Never mistake a lack of volatility for stability. Due to many influencing factors, the oil and gas industry has experienced several cycles of meteoric rises and plunges in oil price. With the volatility of oil prices comes key business decisions in the industry, which may or may not directly affect the career of young professionals (YPs). Fig. 1 shows the monthly crude oil prices from 1946 to November 2014, adjusted for inflation. Following significant oil price peaks, for example, in 1979 and 2008, were the declines. Below are some of the historically consistent reactions during downturns in oil prices:
An increased drive to develop alternative (and cheaper) sources of energy
Increased employment in industries other than the oil and gas industry*
Enrollment in petroleum engineering education decreased, but after staying steady for a few more years near the peak
Job cuts in organizations directly or indirectly related to the oil and gas industry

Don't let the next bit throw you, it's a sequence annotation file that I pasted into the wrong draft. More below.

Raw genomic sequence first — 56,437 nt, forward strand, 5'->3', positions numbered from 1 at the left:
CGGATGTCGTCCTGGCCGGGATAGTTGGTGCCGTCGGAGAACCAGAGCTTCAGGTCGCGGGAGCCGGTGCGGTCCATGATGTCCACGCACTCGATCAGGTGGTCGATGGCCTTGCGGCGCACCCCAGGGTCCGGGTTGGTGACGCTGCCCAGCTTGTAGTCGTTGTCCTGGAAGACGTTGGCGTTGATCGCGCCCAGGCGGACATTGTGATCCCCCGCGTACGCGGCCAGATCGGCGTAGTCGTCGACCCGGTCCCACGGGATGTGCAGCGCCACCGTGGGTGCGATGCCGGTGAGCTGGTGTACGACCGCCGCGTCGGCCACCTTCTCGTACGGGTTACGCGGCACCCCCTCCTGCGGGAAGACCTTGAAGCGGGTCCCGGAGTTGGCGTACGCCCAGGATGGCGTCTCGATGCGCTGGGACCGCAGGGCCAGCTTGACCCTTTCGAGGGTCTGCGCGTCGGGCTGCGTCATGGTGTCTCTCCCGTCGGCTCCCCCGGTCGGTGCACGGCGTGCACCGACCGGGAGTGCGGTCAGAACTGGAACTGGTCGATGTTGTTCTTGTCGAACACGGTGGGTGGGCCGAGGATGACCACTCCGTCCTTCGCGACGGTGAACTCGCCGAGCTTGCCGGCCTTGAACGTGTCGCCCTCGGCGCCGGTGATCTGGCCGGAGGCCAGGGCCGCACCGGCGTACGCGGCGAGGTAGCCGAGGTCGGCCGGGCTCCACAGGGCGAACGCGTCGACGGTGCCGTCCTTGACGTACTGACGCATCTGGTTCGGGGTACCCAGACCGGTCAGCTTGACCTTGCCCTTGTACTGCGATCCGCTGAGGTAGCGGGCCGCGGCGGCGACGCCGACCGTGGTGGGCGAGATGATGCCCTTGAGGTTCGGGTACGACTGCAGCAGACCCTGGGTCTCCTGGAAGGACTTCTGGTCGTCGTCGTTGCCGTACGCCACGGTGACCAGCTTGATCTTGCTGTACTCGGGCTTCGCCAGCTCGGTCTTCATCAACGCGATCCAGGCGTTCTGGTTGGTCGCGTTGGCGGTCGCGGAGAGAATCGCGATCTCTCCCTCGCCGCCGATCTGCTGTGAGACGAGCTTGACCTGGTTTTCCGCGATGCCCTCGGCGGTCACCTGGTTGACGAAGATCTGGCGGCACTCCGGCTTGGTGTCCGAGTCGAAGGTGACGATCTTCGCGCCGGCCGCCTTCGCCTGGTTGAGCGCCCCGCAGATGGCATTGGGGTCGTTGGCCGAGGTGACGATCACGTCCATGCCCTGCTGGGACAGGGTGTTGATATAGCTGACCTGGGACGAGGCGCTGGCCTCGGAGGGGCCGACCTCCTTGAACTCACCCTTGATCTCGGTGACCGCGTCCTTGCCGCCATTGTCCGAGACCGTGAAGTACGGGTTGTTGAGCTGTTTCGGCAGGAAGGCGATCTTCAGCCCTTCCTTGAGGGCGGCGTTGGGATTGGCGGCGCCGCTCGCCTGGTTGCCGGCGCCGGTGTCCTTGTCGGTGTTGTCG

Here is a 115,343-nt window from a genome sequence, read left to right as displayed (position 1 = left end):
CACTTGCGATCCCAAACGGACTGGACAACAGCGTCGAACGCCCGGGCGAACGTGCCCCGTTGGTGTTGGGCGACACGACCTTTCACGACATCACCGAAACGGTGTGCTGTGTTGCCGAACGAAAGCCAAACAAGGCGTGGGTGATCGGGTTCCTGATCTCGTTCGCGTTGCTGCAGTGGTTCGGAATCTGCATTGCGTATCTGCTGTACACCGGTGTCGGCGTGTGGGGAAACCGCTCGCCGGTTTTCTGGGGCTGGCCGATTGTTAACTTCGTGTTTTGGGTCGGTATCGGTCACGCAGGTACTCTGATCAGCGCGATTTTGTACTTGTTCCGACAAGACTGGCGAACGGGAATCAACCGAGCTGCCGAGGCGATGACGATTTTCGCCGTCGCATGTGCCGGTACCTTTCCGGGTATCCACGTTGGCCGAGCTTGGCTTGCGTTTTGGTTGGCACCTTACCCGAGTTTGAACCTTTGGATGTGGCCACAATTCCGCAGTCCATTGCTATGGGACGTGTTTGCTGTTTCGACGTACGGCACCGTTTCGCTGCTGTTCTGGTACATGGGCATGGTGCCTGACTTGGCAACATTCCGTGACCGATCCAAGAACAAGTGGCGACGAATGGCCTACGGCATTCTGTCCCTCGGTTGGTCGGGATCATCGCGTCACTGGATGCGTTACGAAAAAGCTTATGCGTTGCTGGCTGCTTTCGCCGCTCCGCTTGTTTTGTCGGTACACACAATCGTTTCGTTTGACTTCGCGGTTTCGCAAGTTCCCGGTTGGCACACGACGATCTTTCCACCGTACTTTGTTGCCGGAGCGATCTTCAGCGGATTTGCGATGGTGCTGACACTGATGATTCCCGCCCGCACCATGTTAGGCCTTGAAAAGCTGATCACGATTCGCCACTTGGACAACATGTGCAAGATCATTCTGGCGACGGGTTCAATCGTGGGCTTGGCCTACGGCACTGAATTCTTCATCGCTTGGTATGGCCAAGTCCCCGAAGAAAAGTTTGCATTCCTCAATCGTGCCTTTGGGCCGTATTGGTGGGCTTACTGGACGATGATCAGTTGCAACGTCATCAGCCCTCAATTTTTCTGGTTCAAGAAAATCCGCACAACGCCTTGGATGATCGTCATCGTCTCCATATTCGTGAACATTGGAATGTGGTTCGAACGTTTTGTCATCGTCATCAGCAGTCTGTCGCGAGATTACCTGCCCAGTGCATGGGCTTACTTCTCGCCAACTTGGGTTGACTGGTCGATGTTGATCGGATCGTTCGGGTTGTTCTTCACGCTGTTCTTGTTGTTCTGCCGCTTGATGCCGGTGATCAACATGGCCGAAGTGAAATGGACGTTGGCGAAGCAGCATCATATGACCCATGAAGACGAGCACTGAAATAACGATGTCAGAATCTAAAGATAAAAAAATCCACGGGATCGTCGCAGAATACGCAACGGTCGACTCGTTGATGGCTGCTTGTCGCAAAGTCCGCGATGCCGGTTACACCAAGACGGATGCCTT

Job restructuring, such as giving international staff new roles in their home countries, within the oil and gas industry
Knowing that oil price is cyclic in nature and very volatile, how can one apply the past lessons today?
Be a High Performer
It is true that at USD 30/bbl no job is indispensable. Nonetheless, being a high performer improves your chances of surviving the volatile times while actively advancing your career. High performers are characterized by their ability to deliver consistent and excellent results with a reputation for being competent and trustworthy. They master technical challenges, continually refine their leadership skills, and act as role models with a positive attitude that enthuses the company culture.